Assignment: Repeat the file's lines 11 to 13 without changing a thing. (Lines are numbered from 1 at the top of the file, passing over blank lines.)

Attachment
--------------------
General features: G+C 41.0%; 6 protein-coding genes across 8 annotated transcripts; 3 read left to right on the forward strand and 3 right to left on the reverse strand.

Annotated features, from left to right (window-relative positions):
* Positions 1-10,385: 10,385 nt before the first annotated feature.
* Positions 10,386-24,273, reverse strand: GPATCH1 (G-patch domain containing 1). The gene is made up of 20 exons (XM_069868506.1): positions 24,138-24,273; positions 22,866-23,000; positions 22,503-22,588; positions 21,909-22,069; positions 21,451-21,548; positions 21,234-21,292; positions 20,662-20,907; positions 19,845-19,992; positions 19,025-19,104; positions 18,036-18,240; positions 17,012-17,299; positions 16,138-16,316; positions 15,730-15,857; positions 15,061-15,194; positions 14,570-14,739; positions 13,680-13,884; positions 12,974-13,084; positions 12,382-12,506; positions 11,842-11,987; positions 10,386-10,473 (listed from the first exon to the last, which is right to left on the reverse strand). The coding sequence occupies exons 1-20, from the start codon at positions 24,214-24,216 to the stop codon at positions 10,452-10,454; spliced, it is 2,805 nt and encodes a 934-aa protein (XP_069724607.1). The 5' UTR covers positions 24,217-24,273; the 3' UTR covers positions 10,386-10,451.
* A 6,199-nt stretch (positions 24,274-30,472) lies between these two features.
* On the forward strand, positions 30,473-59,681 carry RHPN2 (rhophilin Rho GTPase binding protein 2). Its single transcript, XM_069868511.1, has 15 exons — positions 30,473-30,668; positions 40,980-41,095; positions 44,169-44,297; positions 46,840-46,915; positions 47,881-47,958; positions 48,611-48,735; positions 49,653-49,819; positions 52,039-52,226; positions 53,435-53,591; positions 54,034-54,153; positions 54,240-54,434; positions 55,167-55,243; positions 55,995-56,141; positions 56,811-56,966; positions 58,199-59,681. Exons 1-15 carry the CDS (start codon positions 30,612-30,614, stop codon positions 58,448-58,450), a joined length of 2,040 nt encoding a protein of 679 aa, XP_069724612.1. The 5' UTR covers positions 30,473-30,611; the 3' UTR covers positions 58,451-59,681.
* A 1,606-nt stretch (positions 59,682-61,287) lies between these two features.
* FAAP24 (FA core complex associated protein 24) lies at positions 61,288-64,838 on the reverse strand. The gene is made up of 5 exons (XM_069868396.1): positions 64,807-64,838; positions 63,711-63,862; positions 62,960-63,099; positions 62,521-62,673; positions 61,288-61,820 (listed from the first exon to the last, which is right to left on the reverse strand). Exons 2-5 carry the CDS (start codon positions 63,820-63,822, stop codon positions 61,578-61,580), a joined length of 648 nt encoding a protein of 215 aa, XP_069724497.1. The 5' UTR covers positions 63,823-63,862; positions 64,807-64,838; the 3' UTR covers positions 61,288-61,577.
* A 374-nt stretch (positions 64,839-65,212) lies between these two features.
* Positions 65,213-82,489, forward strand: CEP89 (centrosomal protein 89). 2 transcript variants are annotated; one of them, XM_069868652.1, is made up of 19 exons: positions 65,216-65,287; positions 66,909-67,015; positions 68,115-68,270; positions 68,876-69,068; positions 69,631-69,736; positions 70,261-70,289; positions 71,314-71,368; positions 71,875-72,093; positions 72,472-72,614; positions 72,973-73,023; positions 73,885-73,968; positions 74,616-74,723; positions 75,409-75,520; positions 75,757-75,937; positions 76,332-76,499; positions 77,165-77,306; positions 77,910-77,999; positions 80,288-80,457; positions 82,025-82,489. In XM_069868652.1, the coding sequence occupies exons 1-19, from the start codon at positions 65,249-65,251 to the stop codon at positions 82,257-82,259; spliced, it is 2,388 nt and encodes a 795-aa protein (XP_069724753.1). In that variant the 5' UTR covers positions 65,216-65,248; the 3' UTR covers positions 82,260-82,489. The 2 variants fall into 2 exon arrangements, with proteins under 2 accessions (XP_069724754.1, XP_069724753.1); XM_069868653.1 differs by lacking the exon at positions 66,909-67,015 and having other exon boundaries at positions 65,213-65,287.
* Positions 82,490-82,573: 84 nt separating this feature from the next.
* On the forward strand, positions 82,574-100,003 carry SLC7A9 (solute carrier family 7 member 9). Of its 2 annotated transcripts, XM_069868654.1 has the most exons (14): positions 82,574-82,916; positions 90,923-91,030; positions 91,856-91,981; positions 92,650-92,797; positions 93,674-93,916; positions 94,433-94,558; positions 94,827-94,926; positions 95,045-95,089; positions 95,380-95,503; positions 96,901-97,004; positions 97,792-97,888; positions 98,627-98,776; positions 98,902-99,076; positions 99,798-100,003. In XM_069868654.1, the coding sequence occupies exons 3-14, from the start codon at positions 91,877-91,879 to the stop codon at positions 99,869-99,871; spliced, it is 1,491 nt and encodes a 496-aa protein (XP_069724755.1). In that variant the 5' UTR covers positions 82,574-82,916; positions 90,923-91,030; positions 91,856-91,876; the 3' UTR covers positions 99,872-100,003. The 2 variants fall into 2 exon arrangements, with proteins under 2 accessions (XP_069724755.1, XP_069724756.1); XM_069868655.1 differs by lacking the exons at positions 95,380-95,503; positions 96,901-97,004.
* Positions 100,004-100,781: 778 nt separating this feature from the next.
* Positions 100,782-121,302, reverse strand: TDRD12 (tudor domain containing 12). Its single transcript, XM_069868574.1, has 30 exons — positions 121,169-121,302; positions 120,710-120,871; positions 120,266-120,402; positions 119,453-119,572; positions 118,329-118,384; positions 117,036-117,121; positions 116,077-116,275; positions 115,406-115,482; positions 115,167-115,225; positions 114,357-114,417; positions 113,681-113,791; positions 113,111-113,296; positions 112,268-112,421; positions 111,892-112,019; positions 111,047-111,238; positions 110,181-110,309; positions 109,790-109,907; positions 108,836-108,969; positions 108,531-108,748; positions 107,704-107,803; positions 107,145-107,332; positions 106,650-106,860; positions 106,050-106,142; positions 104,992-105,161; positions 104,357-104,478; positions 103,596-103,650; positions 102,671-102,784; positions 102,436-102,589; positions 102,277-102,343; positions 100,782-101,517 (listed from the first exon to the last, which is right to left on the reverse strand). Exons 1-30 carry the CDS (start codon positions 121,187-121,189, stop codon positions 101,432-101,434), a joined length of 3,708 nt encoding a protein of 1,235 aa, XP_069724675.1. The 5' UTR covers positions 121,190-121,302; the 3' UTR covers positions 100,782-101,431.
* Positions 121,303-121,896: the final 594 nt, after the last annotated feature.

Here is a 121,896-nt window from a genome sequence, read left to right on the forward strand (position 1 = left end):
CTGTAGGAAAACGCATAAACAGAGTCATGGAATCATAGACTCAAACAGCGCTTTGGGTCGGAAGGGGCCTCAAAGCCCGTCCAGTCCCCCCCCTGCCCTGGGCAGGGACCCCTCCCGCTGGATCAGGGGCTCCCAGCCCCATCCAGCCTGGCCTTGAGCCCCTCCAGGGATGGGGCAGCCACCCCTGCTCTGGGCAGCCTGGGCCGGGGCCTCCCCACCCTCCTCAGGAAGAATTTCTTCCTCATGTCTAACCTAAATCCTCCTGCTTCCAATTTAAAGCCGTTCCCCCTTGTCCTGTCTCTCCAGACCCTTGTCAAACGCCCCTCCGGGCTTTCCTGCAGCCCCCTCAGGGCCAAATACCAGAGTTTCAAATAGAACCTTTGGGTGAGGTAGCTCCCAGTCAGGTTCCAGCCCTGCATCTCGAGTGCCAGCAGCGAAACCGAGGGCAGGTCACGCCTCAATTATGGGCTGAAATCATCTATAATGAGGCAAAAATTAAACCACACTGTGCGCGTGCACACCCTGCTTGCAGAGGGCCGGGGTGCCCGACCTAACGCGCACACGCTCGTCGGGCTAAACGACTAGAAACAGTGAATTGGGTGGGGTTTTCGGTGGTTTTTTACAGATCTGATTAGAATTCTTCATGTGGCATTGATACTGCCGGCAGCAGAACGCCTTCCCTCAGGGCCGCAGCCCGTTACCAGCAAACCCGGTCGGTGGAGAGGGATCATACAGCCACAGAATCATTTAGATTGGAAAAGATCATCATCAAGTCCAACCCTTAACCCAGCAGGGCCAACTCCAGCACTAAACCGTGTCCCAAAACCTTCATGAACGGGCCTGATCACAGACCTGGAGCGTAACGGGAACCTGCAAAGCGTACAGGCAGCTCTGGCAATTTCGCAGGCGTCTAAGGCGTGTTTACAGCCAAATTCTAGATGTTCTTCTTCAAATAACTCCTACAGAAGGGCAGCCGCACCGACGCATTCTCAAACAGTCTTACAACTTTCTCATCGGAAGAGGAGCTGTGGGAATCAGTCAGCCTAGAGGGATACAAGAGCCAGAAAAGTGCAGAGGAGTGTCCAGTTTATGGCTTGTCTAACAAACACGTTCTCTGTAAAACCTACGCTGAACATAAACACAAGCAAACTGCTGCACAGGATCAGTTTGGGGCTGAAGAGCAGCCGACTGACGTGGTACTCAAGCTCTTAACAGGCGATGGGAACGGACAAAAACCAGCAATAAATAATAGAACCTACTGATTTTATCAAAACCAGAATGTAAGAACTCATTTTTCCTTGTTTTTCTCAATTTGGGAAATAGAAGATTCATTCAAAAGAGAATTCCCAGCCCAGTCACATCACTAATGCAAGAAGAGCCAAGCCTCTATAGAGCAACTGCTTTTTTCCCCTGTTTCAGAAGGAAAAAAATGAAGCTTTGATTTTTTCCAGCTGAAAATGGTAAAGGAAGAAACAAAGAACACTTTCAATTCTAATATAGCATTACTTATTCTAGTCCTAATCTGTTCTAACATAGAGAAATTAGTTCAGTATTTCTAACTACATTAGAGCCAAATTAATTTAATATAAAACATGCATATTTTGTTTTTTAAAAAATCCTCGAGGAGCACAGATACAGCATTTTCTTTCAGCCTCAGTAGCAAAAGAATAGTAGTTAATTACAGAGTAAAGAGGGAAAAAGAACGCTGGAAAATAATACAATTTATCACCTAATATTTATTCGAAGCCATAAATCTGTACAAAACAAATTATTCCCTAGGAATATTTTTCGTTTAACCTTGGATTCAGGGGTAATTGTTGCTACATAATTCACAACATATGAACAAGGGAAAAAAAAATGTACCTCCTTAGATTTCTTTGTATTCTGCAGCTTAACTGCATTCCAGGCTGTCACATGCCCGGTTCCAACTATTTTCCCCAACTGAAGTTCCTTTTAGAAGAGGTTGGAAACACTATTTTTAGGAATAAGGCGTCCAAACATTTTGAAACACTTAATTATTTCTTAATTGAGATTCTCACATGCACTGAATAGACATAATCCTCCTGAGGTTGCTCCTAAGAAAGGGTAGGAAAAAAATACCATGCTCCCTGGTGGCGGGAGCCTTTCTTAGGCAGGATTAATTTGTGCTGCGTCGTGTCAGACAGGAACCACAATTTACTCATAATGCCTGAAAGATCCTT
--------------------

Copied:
* Positions 82,490-82,573: 84 nt separating this feature from the next.
* On the forward strand, positions 82,574-100,003 carry SLC7A9 (solute carrier family 7 member 9). Of its 2 annotated transcripts, XM_069868654.1 has the most exons (14): positions 82,574-82,916; positions 90,923-91,030; positions 91,856-91,981; positions 92,650-92,797; positions 93,674-93,916; positions 94,433-94,558; positions 94,827-94,926; positions 95,045-95,089; positions 95,380-95,503; positions 96,901-97,004; positions 97,792-97,888; positions 98,627-98,776; positions 98,902-99,076; positions 99,798-100,003. In XM_069868654.1, the coding sequence occupies exons 3-14, from the start codon at positions 91,877-91,879 to the stop codon at positions 99,869-99,871; spliced, it is 1,491 nt and encodes a 496-aa protein (XP_069724755.1). In that variant the 5' UTR covers positions 82,574-82,916; positions 90,923-91,030; positions 91,856-91,876; the 3' UTR covers positions 99,872-100,003. The 2 variants fall into 2 exon arrangements, with proteins under 2 accessions (XP_069724755.1, XP_069724756.1); XM_069868655.1 differs by lacking the exons at positions 95,380-95,503; positions 96,901-97,004.
* Positions 100,004-100,781: 778 nt separating this feature from the next.